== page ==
The insurgents clearly have a strategy to isolate the Americans--from their Coalition partners, and also from ordinary Iraqis. They know that both Bush's and Kerry's plans for success depend on putting Iraqi forces in place, and they've stepped up their campaign to sabotage that effort. On Oct. 23, insurgents managed to capture 49 Iraqi soldiers heading home for leave in three buses. The homebound soldiers had just finished their basic training at the U.S.-run center at Kirkush; they were traveling unarmed. The insurgents shot them all dead, execution style. Two days later, 11 Iraqi National Guardsmen were captured, and masked jihadists posted a videotape showing them being executed.
Just as worrisome, the insurgents have managed to infiltrate Iraqi forces, enabling them to gain key intelligence. "The infiltration is all over, from the top to the bottom, from decision making to the lower levels," says the senior Iraqi official. In the Kirkush incident, the insurgents almost certainly had inside information about the departure time and route of the buses. Iraqi Ministry of Defense sources told NEWSWEEK the Iraqi recruits had not been allowed to leave the base with their weapons because American trainers were worried that some of them might defect. "The current circumstances oblige us not to give them their weapons when they're taking vacations, in case they run away with them," said one Iraqi intelligence officer.
At Sergeant Scarfe's base outside Fallujah, the Marines discovered that the Iraqi Guard commander "was taking soldiers' paychecks and giving them to the resistance," says Lt. John Jacobs. "He was passing information to them and sometimes meeting them in person." The commander is now in Abu Ghraib Prison, but many ING recruits later quit, citing fears for their safety. Elsewhere U.S. soldiers have removed machine guns from Iraqi armored vehicles, fearing how they might be used. Even the Bush administration official who evinced confidence about the new Fallujah offensive admitted that the new Iraq under the interim government is "not jelling. How can [ordinary Iraqis] support a government that doesn't really exist in many ways?"
Last July, the Iraqi army's new chief of staff, Gen. Amer Hashimi, was quietly removed after one of his secretaries was implicated in passing information to the insurgents. In late September, U.S. forces arrested the commander of the 32nd Iraqi National Guard Brigade, Lt. Gen. Talib Abd Ghayib al Lahibi, "for having associations with known insurgents." His arrest came as he was being considered to command all the National Guard forces in Diyala province, part of the Sunni Triangle. The deputy governor of that province, Akil al Adili, was assassinated there on Oct. 22.
U.S. and Iraqi officials believe that a big victory in Fallujah and Ramadi is the best way to reverse this trend. They say more money has been spent recently on training, with a focus on producing quality troops, instead of churning out unreliable foot soldiers. Over the next few weeks, an additional six battalions of Iraqi soldiers should become operational, with a further six due by Christmas, effectively doubling active Iraqi forces. Some of the best local forces are in the First Iraqi Intervention Force brigade. Many have experience from the Iran-Iraq war. "Those guys are serious business," says an American officer who has observed them.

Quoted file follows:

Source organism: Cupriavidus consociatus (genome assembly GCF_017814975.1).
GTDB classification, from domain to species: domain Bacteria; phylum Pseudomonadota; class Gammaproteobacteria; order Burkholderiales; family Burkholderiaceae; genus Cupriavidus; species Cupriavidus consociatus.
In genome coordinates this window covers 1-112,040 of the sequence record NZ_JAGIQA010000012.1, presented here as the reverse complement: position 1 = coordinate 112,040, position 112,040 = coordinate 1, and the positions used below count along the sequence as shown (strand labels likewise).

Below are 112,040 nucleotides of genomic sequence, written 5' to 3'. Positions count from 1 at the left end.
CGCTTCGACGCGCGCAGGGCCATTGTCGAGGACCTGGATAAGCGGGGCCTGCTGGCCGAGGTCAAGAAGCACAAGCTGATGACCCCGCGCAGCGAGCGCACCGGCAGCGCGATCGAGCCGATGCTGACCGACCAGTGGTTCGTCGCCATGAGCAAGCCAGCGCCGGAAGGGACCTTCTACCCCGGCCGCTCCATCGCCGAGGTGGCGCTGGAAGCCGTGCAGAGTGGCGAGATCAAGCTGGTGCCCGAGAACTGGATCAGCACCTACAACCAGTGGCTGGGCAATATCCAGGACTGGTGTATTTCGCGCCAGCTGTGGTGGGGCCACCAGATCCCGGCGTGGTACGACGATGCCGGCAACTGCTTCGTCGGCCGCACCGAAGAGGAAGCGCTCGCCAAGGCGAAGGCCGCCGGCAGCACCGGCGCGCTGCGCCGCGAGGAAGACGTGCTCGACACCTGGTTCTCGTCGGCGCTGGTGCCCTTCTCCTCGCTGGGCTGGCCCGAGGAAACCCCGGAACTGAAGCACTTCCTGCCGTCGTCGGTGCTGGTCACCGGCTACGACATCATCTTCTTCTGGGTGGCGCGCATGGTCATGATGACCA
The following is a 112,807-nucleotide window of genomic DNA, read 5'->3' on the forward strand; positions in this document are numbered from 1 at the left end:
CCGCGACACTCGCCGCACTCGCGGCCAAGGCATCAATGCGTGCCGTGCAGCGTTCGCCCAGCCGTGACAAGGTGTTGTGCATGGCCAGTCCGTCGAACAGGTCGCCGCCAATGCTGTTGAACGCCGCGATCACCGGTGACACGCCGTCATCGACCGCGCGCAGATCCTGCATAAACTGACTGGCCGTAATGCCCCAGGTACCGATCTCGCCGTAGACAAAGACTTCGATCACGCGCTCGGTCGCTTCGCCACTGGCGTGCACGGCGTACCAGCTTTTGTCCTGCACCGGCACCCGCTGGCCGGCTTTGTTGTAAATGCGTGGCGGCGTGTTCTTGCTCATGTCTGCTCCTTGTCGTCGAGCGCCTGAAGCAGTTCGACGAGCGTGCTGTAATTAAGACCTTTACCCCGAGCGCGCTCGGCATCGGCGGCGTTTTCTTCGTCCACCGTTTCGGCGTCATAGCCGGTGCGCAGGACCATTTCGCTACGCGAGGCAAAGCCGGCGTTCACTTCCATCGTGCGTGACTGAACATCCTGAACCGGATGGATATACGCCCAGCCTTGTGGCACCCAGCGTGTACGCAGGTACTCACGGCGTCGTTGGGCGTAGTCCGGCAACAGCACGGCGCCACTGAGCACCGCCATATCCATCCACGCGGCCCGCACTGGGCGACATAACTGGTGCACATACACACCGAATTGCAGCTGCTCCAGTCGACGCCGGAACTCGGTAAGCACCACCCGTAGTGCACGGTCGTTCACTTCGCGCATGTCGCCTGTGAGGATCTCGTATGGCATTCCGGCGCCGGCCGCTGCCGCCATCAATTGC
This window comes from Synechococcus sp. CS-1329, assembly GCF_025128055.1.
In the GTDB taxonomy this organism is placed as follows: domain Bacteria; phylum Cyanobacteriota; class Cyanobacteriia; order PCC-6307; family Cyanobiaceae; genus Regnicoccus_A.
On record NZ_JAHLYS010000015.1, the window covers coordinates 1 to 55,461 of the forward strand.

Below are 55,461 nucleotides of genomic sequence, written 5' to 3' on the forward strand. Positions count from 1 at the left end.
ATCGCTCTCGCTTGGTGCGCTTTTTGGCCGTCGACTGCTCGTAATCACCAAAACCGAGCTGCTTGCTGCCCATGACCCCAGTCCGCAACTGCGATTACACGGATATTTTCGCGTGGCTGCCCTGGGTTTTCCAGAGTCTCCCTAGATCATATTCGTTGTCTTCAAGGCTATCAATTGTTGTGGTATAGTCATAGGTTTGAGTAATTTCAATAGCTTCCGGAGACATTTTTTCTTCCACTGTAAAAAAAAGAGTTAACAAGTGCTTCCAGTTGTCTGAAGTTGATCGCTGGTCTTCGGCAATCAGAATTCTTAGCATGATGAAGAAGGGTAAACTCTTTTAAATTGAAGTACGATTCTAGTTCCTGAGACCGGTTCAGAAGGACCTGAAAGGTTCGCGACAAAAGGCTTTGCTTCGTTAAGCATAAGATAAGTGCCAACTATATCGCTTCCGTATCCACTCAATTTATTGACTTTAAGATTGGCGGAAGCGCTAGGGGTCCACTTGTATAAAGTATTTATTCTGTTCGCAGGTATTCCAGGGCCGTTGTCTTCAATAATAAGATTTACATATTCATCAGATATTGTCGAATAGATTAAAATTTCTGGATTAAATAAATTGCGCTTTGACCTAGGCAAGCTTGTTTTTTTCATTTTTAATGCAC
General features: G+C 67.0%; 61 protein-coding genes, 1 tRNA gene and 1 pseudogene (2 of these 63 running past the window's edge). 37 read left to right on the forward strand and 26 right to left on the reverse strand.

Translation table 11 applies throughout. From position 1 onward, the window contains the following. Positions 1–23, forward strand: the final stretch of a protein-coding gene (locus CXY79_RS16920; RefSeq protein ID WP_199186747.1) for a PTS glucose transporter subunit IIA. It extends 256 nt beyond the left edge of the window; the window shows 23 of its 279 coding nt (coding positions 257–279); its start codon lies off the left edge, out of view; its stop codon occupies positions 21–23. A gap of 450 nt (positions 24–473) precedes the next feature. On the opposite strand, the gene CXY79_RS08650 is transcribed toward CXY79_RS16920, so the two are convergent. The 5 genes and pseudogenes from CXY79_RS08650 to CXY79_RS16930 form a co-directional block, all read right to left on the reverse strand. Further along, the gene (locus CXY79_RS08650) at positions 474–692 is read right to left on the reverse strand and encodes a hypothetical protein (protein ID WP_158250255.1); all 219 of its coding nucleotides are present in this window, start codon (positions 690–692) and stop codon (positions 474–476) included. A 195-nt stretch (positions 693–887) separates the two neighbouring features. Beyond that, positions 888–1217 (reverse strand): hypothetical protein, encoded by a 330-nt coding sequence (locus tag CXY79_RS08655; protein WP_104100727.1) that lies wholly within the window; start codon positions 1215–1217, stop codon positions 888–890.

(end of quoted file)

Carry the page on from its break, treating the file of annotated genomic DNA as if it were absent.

The U.S. military must convince ordinary Iraqis that in aligning themselves with the American-installed government they are siding with a winner. And U.S. occupation officials hope that Fallujah will take on symbolic importance, and that insurgents will attempt to stand and fight. "The model is Najaf," a senior Western official said. Last summer Shiite militia leader Moqtada al-Sadr lost thousands of his militia in a major battle for Najaf, and American and Iraqi forces killed or captured 45 of his top aides. Sadr has been muted since, and has hinted he will run in the January elections being orchestrated by the U.S.-installed government.
Yet unlike the Shiites of Najaf, the Sunnis of Fallujah cannot imagine that democracy will bring them power. (Sunnis represent a minority in the country, the Shiites a majority.) While Shia Ayatollah Ali al-Sistani was able to persuade insurgents to stand down in southern Iraq, no single Sunni leader has the moral authority or the inclination to play that role. Still, administration officials hope that the Fallujah offensive will so damage the Sunni insurgency that it will be reduced to containable levels through 2005. It's expected that many insurgents may simply flee; U.S. intel officials say that many are already hiding in surrounding villages along with escaped Fallujans. Yet the militants could still be deprived of a geographic base, which "will allow elections in January to proceed in areas they've vacated," says one administration official.
Washington has declared several times that the insurgency would soon be defeated or at least mostly neutralized. Senior officials made such statements when electricity was restored to its pre-occupation levels in 2003, when Saddam was captured in December, when sovereignty was handed over on June 28. Each time the insurgency has only grown. Now even military officials who are hopeful the insurgency can be defeated--or perhaps just reduced to a violent annoyance--say it will be a long haul no matter who is U.S. president.
The U.S. military is now pushing for what one top officer calls "a tipping point," when a critical mass of Iraqi units are on the streets, operating against the insurgency. Optimists hope this will happen by the Iraqi elections--if the Fallujah offensive succeeds. The Iraqis, they say, are resilient. One American general has a favorite anecdote. Last spring a car bomber drove into a crowd of would-be soldiers who were waiting outside a recruiting station in Baghdad. Several were killed, scores wounded. What didn't make the news, he said, was that the recruiting station was open for business the next day. And some of those injured in the blast turned up again, in their bandages, still determined to re-enlist in a war for the future of their country.